Olympics Games have their controversial moments (Personally I am going to be bitching about this year’s biking commissars for decades to come). Iconic Photos has looked back at one of them here before; now it’s time to let its photographer reflect:
I don’t think there’s going to be many more. Not that there won’t be good pictures taken. But we are in an age of visual overload. I don’t think there’s going to be another Olympic picture that is going to get that kind of run.
I’d been shooting track for a whole week from a lot of different locations, up high and low, but a lot of it from the finish line. I was just so tired of standing next to these guys that had these big tripods with 11 cameras attached to them and remote wires going up to cameras with 400-millimeter lenses — I needed a breath of fresh air. I picked up my stuff and walked down the track. There were two photographers sitting at one bench, next to where the crowd was, and a spot for somebody else.
The 3,000 final came up. This was the big race of the week: Mary Decker would win the gold medal that had been denied her when the U.S. decided to skip [the previous] games. The other big story was Zola Budd, running barefoot, who couldn’t run for South Africa because it was banned from international competition.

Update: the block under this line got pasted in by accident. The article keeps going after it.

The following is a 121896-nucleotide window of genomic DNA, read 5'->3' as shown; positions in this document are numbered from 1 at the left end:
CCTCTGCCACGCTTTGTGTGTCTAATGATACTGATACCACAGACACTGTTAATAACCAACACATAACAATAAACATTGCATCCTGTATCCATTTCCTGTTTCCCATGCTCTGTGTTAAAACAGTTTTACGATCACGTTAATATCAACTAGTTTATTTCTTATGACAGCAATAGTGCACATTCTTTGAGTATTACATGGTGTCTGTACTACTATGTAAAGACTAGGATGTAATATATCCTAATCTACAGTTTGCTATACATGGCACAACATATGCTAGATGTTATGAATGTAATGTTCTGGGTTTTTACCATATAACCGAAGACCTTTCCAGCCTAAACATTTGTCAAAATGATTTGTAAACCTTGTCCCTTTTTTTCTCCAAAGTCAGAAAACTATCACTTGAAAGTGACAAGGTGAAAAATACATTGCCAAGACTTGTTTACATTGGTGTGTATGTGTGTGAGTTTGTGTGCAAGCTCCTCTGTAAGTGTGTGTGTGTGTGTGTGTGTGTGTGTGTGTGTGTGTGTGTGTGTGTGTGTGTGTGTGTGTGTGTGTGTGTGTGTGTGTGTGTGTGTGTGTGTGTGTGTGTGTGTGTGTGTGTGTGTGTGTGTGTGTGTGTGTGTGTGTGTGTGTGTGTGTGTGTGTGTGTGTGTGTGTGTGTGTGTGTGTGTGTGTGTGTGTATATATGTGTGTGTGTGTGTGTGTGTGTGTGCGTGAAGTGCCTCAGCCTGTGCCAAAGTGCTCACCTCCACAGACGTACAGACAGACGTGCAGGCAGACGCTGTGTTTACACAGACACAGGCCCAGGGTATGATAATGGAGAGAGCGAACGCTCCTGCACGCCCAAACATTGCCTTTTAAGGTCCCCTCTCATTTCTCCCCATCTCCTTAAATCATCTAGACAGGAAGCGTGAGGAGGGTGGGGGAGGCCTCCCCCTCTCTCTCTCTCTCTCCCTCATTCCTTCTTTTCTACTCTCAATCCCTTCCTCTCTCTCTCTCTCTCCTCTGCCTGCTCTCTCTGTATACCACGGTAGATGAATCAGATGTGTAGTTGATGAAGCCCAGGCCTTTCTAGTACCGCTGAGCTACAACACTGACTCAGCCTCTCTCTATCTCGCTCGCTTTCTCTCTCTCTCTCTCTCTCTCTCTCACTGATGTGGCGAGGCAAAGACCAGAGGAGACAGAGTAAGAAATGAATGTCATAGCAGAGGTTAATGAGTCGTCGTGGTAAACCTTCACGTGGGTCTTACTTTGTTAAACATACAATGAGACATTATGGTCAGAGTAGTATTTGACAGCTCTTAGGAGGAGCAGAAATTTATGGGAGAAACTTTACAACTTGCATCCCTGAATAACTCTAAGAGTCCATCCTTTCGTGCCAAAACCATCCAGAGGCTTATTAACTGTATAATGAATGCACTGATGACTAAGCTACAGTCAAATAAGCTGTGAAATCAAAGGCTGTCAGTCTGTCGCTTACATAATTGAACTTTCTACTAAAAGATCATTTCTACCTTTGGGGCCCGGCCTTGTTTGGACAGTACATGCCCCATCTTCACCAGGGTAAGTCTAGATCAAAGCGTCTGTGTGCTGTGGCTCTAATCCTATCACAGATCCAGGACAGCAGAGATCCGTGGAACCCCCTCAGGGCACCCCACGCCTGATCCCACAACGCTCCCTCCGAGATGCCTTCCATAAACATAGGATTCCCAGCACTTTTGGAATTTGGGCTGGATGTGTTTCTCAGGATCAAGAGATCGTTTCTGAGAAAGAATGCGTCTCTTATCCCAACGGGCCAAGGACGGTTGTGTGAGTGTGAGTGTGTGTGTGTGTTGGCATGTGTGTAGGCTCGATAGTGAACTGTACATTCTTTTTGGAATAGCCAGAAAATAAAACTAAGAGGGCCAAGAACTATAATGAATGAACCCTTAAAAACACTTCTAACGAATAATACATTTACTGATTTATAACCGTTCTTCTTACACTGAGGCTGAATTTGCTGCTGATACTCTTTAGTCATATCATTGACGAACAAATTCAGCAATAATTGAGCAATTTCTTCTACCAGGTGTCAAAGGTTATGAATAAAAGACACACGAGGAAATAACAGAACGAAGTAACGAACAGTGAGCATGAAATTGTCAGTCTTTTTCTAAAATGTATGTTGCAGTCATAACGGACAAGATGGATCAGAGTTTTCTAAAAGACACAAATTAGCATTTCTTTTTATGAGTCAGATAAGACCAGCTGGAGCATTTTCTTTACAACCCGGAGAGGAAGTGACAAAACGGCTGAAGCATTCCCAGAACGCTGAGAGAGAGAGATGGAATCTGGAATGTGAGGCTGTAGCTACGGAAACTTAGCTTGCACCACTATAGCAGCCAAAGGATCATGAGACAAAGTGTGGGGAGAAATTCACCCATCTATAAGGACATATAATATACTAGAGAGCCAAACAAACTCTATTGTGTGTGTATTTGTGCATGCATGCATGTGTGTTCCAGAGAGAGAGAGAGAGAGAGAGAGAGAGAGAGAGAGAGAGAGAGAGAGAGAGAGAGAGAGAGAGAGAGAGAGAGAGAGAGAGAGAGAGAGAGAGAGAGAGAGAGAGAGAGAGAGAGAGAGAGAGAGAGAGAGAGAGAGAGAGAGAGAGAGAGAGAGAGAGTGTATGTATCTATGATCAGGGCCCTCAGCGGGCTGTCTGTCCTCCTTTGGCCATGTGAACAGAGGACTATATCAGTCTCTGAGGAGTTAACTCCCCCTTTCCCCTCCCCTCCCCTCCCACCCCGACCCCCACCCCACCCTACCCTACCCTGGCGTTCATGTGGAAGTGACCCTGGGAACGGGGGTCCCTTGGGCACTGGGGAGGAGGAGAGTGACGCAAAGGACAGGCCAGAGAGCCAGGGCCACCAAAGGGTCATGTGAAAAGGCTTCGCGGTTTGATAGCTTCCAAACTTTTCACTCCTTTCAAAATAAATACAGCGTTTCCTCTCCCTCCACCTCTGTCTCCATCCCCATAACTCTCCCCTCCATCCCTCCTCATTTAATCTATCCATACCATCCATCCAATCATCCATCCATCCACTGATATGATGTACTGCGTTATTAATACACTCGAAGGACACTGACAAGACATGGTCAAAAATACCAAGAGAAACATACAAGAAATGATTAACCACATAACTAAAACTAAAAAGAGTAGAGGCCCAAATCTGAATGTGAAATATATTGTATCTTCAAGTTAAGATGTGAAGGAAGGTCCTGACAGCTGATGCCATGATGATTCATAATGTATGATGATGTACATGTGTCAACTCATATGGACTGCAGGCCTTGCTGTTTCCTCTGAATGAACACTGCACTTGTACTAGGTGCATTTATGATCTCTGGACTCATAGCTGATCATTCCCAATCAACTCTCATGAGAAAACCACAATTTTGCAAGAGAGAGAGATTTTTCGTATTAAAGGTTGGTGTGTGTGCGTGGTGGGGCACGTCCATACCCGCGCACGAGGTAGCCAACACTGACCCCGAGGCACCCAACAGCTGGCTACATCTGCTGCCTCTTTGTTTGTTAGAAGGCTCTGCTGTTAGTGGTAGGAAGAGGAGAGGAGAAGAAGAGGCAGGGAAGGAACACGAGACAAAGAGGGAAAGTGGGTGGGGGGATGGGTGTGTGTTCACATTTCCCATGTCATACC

The 3,000 is seven-and-a-half laps, and I had a really good shot of turn four with a 400-millimeter lens.
As Zola makes her move, around the fifth lap I shoot with the 400, then pick up the 85 as they start to go by me. Zola tries to pass Mary. Mary comes down hard, trips and falls over the edge.
Thing is, I couldn’t tell in detail what was going on, but I know what’s supposed to happen, that they’re going to run through my frame and keep going. And I’m seeing that Mary is not doing that, and I look down after I’ve shot some frames with the 85. And I see her lying there, and I immediately grab the 400, brought that up to my eye and I honestly remember taking an extra millisecond saying to myself, “Make sure you’re sharp.” I kind of focused on her eye, and I made seven or eight frames.
The nurse came over, Mary was kind of laying down, and then there’s that one frame where she’s looking down the track. It’s one of those things that I just got lucky, and I didn’t screw up. It’s about being lucky and not screwing up, and trying to be ready for some moment if you happen to be the right place.
Since his debut in that 1984 Los Angeles Games, David Burnett has photographed eight summer Olympics, including London. Read the rest of his interview here.